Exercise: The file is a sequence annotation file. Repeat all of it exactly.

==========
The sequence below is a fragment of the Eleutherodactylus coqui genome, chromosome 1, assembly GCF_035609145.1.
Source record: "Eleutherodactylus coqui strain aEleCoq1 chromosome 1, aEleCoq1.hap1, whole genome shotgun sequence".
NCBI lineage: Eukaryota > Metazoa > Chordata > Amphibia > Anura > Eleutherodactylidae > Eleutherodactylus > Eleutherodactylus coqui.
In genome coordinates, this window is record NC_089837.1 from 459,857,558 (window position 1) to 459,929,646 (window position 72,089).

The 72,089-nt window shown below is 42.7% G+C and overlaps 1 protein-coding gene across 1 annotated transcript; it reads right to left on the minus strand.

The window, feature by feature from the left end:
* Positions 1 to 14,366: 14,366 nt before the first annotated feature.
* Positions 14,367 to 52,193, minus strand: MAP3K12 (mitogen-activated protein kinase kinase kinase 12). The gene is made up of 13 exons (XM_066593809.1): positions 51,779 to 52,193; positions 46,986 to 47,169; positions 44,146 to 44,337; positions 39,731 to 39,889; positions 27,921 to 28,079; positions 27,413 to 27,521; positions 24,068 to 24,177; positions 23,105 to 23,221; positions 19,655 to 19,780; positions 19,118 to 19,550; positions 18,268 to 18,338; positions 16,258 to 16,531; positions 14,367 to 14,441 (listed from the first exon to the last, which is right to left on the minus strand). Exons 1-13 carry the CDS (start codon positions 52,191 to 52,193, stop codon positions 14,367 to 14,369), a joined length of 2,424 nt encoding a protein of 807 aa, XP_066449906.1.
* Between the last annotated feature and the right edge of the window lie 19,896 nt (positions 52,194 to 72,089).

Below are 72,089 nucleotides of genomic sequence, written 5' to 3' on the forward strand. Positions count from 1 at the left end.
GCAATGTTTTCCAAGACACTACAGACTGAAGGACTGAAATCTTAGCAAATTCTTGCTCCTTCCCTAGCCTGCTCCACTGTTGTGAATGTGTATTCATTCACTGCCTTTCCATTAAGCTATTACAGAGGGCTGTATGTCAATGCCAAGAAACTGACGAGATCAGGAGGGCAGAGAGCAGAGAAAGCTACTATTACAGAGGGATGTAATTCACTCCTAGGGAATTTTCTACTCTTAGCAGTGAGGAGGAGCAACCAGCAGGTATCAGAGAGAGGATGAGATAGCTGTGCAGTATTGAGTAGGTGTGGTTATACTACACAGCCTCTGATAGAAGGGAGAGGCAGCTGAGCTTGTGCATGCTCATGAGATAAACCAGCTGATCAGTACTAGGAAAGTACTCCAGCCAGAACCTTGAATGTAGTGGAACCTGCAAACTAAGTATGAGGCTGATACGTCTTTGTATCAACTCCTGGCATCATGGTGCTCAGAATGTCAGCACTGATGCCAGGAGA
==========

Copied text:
The sequence below is a fragment of the Eleutherodactylus coqui genome, chromosome 1, assembly GCF_035609145.1.
Source record: "Eleutherodactylus coqui strain aEleCoq1 chromosome 1, aEleCoq1.hap1, whole genome shotgun sequence".
NCBI lineage: Eukaryota > Metazoa > Chordata > Amphibia > Anura > Eleutherodactylidae > Eleutherodactylus > Eleutherodactylus coqui.
In genome coordinates, this window is record NC_089837.1 from 459,857,558 (window position 1) to 459,929,646 (window position 72,089).

The 72,089-nt window shown below is 42.7% G+C and overlaps 1 protein-coding gene across 1 annotated transcript; it reads right to left on the minus strand.

The window, feature by feature from the left end:
* Positions 1 to 14,366: 14,366 nt before the first annotated feature.
* Positions 14,367 to 52,193, minus strand: MAP3K12 (mitogen-activated protein kinase kinase kinase 12). The gene is made up of 13 exons (XM_066593809.1): positions 51,779 to 52,193; positions 46,986 to 47,169; positions 44,146 to 44,337; positions 39,731 to 39,889; positions 27,921 to 28,079; positions 27,413 to 27,521; positions 24,068 to 24,177; positions 23,105 to 23,221; positions 19,655 to 19,780; positions 19,118 to 19,550; positions 18,268 to 18,338; positions 16,258 to 16,531; positions 14,367 to 14,441 (listed from the first exon to the last, which is right to left on the minus strand). Exons 1-13 carry the CDS (start codon positions 52,191 to 52,193, stop codon positions 14,367 to 14,369), a joined length of 2,424 nt encoding a protein of 807 aa, XP_066449906.1.
* Between the last annotated feature and the right edge of the window lie 19,896 nt (positions 52,194 to 72,089).

Below are 72,089 nucleotides of genomic sequence, written 5' to 3' on the forward strand. Positions count from 1 at the left end.
GCAATGTTTTCCAAGACACTACAGACTGAAGGACTGAAATCTTAGCAAATTCTTGCTCCTTCCCTAGCCTGCTCCACTGTTGTGAATGTGTATTCATTCACTGCCTTTCCATTAAGCTATTACAGAGGGCTGTATGTCAATGCCAAGAAACTGACGAGATCAGGAGGGCAGAGAGCAGAGAAAGCTACTATTACAGAGGGATGTAATTCACTCCTAGGGAATTTTCTACTCTTAGCAGTGAGGAGGAGCAACCAGCAGGTATCAGAGAGAGGATGAGATAGCTGTGCAGTATTGAGTAGGTGTGGTTATACTACACAGCCTCTGATAGAAGGGAGAGGCAGCTGAGCTTGTGCATGCTCATGAGATAAACCAGCTGATCAGTACTAGGAAAGTACTCCAGCCAGAACCTTGAATGTAGTGGAACCTGCAAACTAAGTATGAGGCTGATACGTCTTTGTATCAACTCCTGGCATCATGGTGCTCAGAATGTCAGCACTGATGCCAGGAGA